Fauxbamas: The Search for a Good Obama Mimic

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Obama impersonator Gerardo Puisseaux

If there's one thing this country needs — other than a cosmic bailout — it's a decent Obama impersonator. Saturday Night Live's Fred Armisen, a 42-year-old comedian of white and Asian heritage, just doesn't cut it, at least according to the President-elect, who said of Armisen during the presidential campaign, "Compared to Tina Fey and what she's doing with Governor Palin, my imitator isn't doing as great of a job."

Then again, even Barack Obama does a lousy impression of himself. When he called Congresswoman Illeana Ros-Lehtinen on Dec. 3, the Florida Republican hung up on the President-elect not once, but twice, apparently believing herself to be the victim of a prank call. (See the top 10 awkward moments of 2008.)

Admittedly, America's comics have had it easy for the past 16 years. George W. Bush's malapropisms and Bill Clinton's hoarse Bubba twang made them broad targets for satire. Obama's biracial heritage and personal gravitas make him a far more difficult President to imitate — and that's before taking his unique preacher-professor cadences into account. "It's somewhere between Ted Koppel and an alien," impressionist Frank Caliendo said of Obama's voice during an appearance on Late Show with David Letterman, admitting he's struggled with his Obama impression (and not just because he happens to be a short, fleshy white dude). Another comedian, Donald Glover, told Tina Brown's Daily Beast that Obama's speech sounds like a cross between Laurence Olivier and Elvis Presley. (See pictures of Barack Obama's family tree.)

"There's certainly no national figure — comedian or actor — who's known for doing Obama these days; that's for sure," says Matt Hovde, director of Chicago's famous improv group the Second City, where SNL alum and Sarah Palin stunt double Tina Fey got her start. "Someone's got to be ready to cash their ticket out there somehow."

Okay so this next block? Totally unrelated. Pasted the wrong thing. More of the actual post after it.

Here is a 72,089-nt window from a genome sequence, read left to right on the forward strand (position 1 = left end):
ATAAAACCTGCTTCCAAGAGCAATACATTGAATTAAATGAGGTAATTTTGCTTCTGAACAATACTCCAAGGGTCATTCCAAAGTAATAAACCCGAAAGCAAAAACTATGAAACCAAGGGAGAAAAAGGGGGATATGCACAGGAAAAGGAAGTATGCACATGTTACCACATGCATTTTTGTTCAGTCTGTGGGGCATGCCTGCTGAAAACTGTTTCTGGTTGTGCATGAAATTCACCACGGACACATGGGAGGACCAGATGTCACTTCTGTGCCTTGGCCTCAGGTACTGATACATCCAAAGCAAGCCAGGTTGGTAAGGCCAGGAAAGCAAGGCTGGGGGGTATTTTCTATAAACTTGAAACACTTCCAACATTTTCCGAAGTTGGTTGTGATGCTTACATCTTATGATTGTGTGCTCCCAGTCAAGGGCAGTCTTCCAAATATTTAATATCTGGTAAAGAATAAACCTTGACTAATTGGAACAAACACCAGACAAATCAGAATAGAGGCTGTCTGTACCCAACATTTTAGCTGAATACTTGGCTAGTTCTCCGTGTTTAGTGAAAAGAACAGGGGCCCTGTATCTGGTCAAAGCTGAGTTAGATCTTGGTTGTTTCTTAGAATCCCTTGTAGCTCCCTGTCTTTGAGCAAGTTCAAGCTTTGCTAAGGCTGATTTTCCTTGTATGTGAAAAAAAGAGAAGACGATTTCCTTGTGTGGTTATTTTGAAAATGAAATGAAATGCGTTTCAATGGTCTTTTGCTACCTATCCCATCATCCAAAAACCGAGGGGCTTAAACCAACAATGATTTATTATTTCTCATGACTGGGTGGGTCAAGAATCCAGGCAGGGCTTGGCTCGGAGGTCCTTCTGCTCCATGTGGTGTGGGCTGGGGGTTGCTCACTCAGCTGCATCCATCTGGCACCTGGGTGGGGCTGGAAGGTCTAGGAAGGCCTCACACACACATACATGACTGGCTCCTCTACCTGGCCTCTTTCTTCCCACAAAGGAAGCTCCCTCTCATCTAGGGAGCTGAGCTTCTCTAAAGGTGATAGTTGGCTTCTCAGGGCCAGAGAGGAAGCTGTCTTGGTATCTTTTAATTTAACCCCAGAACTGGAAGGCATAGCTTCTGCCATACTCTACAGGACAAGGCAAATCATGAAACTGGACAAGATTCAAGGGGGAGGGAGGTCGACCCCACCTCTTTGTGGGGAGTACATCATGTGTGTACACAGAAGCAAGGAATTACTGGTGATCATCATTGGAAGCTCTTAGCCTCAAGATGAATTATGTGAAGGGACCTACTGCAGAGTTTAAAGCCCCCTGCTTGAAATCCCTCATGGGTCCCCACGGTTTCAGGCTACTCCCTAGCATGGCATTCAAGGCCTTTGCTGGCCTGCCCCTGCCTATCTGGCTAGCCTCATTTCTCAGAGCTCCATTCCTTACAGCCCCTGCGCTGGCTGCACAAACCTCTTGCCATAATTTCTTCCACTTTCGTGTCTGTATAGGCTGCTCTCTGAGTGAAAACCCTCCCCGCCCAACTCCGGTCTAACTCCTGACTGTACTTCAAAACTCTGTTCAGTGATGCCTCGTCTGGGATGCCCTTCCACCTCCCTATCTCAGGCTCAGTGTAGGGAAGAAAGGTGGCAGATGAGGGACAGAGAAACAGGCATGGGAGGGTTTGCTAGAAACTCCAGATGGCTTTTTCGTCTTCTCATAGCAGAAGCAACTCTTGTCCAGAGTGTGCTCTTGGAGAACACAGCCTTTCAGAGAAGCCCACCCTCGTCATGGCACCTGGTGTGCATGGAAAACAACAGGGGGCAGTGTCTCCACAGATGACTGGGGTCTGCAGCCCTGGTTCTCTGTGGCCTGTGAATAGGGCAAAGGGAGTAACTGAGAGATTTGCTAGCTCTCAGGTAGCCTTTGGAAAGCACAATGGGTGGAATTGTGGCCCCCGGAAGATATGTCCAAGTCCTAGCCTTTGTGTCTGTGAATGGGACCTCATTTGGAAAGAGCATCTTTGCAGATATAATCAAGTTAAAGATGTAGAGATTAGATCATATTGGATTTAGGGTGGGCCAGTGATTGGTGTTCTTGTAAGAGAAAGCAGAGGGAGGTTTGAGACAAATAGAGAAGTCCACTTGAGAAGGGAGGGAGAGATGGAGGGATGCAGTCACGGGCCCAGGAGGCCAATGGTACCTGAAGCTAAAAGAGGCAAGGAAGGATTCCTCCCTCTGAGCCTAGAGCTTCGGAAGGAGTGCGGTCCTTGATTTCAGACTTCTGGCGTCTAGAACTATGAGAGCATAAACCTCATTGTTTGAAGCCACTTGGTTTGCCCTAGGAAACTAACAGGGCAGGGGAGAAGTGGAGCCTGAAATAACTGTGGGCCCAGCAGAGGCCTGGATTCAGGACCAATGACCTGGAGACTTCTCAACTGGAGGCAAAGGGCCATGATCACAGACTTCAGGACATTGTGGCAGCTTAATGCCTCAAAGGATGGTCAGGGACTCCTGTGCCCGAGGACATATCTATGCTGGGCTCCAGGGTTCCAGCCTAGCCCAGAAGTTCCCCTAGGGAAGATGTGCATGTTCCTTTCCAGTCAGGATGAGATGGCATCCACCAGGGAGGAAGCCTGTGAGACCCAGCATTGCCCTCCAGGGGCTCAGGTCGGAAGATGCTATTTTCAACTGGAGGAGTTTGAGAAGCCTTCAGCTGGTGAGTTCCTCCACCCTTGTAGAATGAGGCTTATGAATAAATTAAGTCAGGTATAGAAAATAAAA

But while there might be a shortage of convincing Obama doppelgangers on TV, the same cannot be said of YouTube. The site boasts thousands of mimics, ranging from excruciatingly off-the-mark to the exceptionally spot-on. Take Iman Crossun, a 26-year-old Ohio native, who posted his first Obama impression three months ago. "I just thought it would be funny," Crossun told TIME from his new home in Los Angeles. His videos now draw hundreds of thousands of viewers, which prompted the aspiring actor to move to L.A. "As of yesterday, I finally have a manager," he said.

Japanese comedian Nozomu Sato can relate. The unlikely Obama impersonator has become a star in his own right, despite not knowing who Obama was 10 months ago. "I thought he was a pro wrestler or a fighter or something," Sato told TIME last month.

Janna Joos, organizer of the annual Celebrity Impersonators Convention in Las Vegas, said far fewer Obama look-alikes showed up this year compared with the number of Hillary Clintons, Ronald Reagans and George W. Bushes in attendance — just one guy, to be exact. Then again, the convention was just after Clinton won the Kentucky primary in May, when Obama's presidential prospects were cloudy at best.

Imitation might be the sincerest form of flattery, but some blame Obama for the lack of effective satire. Novelist Joan Didion recently told a group of New Yorkers that because of the political wunderkind, America has become an "irony-free" zone. "You know, you're allowed to laugh at him," Daily Show host Jon Stewart quipped in July to an unresponsive audience after several Obama jokes fell flat. (See the top 10 late-night gags.)

"Especially in the months before we got to know him, he was appealing to so many different groups that everyone saw what they wanted to," Hovde says. So instead of perfecting Obama impressions, the Second City's seven-actor ensemble each took turns portraying the Obama the performers wanted to see (white ladies included). "We tried to capture whatever it is we want to find in him, from gay Obama to homeless Obama to college-student-partying Obama," adds Hovde.

Of course, when it comes to race — especially mixed heritage — the line between funny and offensive can be difficult to maneuver. Following Armisen's Obama debut in February, Chicago Tribune writer Maureen Ryan wrote, "Call me crazy, but shouldn't Saturday Night Live's fictional Senator Barack Obama be played by an African American?"

Despite rumors to the contrary, the folks at Saturday Night Live say the topic is effectively closed for discussion. Armisen's Obama is here to stay.

See Top 10 Late-Night Jokes of 2008.

See pictures of Barack Obama's campaign behind the scenes.

See the top 10 campaign video moments of 2008.